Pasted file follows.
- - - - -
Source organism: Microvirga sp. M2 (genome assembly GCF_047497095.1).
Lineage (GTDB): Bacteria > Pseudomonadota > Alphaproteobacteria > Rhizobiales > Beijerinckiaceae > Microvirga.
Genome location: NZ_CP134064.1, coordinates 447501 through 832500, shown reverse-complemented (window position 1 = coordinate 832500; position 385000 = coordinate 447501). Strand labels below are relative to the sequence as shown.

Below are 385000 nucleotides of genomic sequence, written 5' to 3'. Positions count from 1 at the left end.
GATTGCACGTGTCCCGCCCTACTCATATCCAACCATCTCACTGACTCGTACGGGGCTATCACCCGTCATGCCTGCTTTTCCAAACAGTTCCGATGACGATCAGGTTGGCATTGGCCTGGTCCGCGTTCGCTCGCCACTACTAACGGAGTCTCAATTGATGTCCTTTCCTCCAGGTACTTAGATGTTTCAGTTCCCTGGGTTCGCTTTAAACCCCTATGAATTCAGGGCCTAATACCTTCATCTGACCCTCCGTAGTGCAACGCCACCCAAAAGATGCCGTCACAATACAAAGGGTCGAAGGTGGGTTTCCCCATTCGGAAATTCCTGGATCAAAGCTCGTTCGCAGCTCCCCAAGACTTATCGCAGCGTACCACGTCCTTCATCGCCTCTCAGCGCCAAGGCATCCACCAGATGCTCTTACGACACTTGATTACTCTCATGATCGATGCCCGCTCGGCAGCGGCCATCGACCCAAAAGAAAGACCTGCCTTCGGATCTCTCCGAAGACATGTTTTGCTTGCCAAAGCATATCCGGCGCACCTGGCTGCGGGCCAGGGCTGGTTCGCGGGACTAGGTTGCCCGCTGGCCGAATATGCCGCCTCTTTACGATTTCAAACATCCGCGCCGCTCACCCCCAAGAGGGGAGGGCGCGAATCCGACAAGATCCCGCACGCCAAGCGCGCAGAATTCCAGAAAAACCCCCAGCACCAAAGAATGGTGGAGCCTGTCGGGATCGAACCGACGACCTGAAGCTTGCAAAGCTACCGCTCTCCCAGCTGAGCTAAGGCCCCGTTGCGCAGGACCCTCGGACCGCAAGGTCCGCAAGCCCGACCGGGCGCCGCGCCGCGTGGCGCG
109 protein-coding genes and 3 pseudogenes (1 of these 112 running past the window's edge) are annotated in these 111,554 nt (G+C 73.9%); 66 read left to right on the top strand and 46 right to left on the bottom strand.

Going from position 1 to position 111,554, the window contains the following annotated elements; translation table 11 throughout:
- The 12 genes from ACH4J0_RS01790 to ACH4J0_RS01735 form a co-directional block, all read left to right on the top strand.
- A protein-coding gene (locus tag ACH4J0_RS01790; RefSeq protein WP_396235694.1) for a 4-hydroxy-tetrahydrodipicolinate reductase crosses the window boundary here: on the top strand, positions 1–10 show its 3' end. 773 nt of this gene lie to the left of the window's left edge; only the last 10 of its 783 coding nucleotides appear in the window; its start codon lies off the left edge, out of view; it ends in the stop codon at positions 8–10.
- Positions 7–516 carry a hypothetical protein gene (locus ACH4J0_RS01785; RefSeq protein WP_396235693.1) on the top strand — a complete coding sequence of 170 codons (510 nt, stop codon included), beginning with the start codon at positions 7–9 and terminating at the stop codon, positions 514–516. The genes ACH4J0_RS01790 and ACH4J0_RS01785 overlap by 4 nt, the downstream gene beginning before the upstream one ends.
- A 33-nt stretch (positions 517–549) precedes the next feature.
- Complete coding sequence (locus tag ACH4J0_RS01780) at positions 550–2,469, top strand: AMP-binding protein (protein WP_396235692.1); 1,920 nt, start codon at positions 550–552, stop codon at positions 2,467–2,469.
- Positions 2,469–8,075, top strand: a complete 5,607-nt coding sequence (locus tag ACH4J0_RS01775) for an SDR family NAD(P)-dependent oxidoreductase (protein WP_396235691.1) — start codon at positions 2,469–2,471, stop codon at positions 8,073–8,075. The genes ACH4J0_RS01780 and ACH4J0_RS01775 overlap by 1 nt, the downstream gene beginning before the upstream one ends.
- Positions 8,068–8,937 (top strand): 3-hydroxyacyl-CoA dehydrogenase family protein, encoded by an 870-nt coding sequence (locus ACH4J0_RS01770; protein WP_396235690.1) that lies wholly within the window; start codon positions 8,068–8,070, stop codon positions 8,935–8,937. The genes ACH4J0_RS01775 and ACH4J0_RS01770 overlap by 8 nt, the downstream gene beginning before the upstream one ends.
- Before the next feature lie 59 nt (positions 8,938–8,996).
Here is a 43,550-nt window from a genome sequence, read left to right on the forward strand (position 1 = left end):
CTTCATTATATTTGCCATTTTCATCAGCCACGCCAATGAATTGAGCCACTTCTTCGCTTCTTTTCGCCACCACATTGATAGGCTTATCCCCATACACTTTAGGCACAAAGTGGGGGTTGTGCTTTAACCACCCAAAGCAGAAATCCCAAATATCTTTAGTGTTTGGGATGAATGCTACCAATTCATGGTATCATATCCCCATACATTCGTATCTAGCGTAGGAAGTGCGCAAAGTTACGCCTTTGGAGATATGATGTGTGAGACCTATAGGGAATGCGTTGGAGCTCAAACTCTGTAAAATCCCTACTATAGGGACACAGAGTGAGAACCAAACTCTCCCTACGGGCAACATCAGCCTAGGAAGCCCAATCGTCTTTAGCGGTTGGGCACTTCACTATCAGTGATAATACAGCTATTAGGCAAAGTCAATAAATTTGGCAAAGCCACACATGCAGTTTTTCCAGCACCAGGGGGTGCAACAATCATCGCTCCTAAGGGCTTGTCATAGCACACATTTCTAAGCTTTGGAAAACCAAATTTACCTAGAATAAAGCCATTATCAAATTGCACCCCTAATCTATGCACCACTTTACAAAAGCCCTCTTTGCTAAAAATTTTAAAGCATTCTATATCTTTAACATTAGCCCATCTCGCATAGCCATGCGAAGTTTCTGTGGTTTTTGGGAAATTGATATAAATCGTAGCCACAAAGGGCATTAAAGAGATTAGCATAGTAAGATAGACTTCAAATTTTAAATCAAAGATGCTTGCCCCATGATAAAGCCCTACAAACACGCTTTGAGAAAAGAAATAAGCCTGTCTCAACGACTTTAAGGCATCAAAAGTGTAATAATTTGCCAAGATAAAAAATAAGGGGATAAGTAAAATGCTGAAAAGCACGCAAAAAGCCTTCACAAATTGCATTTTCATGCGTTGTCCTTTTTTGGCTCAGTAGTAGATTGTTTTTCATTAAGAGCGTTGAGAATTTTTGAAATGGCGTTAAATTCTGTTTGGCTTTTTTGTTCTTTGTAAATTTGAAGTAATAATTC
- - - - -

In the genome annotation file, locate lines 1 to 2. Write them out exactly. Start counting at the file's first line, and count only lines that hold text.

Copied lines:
Source organism: Microvirga sp. M2 (genome assembly GCF_047497095.1).
Lineage (GTDB): Bacteria > Pseudomonadota > Alphaproteobacteria > Rhizobiales > Beijerinckiaceae > Microvirga.